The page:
The increasing incidence of suspension and expulsion is an indicator of the growing behavioral management problem we are facing in our schools today. Schools would argue that these disciplinary measures are designed to teach children responsibility. However, the other side of the argument suggests that suspension and expulsion merely indicate to children that some problems can be solved by simply running away rather than facing up to the issue and dealing with it.
Although there are undoubtedly some instances where a child needs to be removed from school, for example severe bullying or violence where the child’s behavior prevents other children from attending school, there are also a number of cases where children are excluded for trivial reasons. Extreme action taken because a child is caught chewing gum, using a cell phone, or for answering back to teachers is an indicator of an underlying behavioral management problem. Schools may choose to make an example of the child to show that the school rules cannot be broken, and to ensure other pupils do not behave in the same way. However, these actions not only deprive the child of their right to an appropriate education, but teach disrespect for an authority that is seen to be upholding petty or unfair rules. Suspending or expelling pupils for such actions, rather than dealing with the problems, highlights the behavioral management problem faced by our schools.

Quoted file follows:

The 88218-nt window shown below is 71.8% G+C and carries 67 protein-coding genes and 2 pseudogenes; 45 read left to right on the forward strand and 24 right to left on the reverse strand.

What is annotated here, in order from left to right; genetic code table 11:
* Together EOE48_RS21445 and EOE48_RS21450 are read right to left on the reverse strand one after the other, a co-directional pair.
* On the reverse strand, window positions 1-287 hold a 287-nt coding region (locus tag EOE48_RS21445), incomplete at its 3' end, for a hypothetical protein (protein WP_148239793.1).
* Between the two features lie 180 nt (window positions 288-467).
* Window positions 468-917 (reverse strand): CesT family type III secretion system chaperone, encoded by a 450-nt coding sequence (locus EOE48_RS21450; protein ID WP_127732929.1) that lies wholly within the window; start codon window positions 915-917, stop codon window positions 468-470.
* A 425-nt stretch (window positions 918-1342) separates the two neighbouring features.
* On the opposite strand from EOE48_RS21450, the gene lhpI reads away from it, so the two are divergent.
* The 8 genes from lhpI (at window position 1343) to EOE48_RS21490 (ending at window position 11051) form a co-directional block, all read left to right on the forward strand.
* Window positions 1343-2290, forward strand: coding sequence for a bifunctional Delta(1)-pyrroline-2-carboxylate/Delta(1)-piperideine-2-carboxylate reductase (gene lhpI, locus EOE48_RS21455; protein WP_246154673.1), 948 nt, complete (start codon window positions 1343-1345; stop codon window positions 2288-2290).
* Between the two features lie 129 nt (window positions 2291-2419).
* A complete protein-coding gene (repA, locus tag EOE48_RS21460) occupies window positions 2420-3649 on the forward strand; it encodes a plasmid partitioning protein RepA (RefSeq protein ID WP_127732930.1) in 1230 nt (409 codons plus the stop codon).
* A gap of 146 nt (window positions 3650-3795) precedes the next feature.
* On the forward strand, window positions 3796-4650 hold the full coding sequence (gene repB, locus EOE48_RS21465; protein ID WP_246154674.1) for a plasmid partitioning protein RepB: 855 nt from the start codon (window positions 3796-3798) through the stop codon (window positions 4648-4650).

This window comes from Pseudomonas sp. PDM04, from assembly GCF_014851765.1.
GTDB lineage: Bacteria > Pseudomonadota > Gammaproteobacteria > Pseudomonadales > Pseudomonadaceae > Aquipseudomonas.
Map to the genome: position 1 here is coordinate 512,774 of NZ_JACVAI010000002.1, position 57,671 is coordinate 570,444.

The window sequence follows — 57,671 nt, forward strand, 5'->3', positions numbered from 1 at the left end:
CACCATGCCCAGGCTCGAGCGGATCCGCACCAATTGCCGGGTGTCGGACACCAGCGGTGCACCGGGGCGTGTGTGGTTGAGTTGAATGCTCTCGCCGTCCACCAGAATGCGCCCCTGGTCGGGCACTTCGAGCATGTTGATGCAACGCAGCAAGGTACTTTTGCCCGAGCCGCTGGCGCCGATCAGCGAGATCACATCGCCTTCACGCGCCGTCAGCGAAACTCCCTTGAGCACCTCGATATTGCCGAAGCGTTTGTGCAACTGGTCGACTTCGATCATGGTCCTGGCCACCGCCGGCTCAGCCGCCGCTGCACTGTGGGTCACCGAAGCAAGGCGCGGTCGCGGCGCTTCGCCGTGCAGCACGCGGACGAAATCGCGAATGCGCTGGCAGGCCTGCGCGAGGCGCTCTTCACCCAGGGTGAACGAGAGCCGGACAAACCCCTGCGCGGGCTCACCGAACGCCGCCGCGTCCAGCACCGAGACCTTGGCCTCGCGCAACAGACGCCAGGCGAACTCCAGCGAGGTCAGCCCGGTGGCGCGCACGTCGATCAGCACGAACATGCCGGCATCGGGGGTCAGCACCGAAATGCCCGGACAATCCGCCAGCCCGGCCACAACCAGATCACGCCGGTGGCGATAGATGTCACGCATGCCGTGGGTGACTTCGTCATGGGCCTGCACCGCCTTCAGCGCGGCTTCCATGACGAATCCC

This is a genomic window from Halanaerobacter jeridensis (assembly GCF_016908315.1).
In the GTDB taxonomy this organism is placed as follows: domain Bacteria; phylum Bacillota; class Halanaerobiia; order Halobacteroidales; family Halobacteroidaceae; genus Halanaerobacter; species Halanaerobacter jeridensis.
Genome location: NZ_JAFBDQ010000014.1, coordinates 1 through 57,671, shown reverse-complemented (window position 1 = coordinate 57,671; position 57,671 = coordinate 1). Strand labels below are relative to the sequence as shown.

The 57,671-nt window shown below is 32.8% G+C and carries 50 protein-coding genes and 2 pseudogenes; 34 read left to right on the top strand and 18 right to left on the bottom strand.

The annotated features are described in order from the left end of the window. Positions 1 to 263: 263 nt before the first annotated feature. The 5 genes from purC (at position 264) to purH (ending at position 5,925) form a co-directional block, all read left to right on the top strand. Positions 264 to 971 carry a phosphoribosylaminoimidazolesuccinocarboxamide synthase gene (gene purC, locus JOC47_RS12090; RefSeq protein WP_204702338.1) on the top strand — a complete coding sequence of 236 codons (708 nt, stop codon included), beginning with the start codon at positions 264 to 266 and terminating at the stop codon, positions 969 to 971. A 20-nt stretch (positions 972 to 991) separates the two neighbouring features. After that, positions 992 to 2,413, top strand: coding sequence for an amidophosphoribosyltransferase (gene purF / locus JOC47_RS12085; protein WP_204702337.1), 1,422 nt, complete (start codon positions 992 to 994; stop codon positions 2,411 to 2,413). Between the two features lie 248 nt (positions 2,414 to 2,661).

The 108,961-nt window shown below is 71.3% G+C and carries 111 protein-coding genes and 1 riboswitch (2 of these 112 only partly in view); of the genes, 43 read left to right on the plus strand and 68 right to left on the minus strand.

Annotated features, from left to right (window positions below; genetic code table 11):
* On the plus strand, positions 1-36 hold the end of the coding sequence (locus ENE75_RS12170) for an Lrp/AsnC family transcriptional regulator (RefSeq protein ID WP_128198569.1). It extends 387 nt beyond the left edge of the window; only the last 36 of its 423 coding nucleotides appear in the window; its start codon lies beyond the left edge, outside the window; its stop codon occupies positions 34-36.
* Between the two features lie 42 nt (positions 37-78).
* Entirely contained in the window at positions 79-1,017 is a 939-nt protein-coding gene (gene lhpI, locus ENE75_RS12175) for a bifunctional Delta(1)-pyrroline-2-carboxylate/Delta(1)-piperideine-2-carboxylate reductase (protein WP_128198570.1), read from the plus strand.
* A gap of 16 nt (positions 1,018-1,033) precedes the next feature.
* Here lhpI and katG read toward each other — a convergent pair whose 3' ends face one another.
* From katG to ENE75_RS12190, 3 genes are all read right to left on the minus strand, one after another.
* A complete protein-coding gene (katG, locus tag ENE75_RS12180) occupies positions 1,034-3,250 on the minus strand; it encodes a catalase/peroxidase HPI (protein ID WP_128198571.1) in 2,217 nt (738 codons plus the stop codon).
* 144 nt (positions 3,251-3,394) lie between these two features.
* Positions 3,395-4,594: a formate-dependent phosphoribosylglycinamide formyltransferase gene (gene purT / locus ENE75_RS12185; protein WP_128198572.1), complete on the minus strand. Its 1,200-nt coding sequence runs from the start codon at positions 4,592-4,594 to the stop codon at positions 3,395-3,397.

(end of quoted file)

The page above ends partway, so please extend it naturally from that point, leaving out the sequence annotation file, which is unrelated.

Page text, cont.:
Frequently this behavioral management problem is due, not to a lack of willingness on the part of the school, but to a lack of resources. Often teachers do not have the time to discover the reasons for the bad behavior of one of their pupils when that individual is disrupting the rest of their large class. The child is labeled a troublemaker, or naughty child, and after a couple of detentions and suspensions is eventually expelled. This behavior management problem often masks other issues the child may be facing. There are a large number of special needs children, such as those with ADHD (Attention Deficit Hyperactivity Disorder) being expelled when they should be given specialized treatment. The behavioral management problem in our schools needs to be addressed to ensure that these children are given the help and support they require and are not automatically excluded from the education system.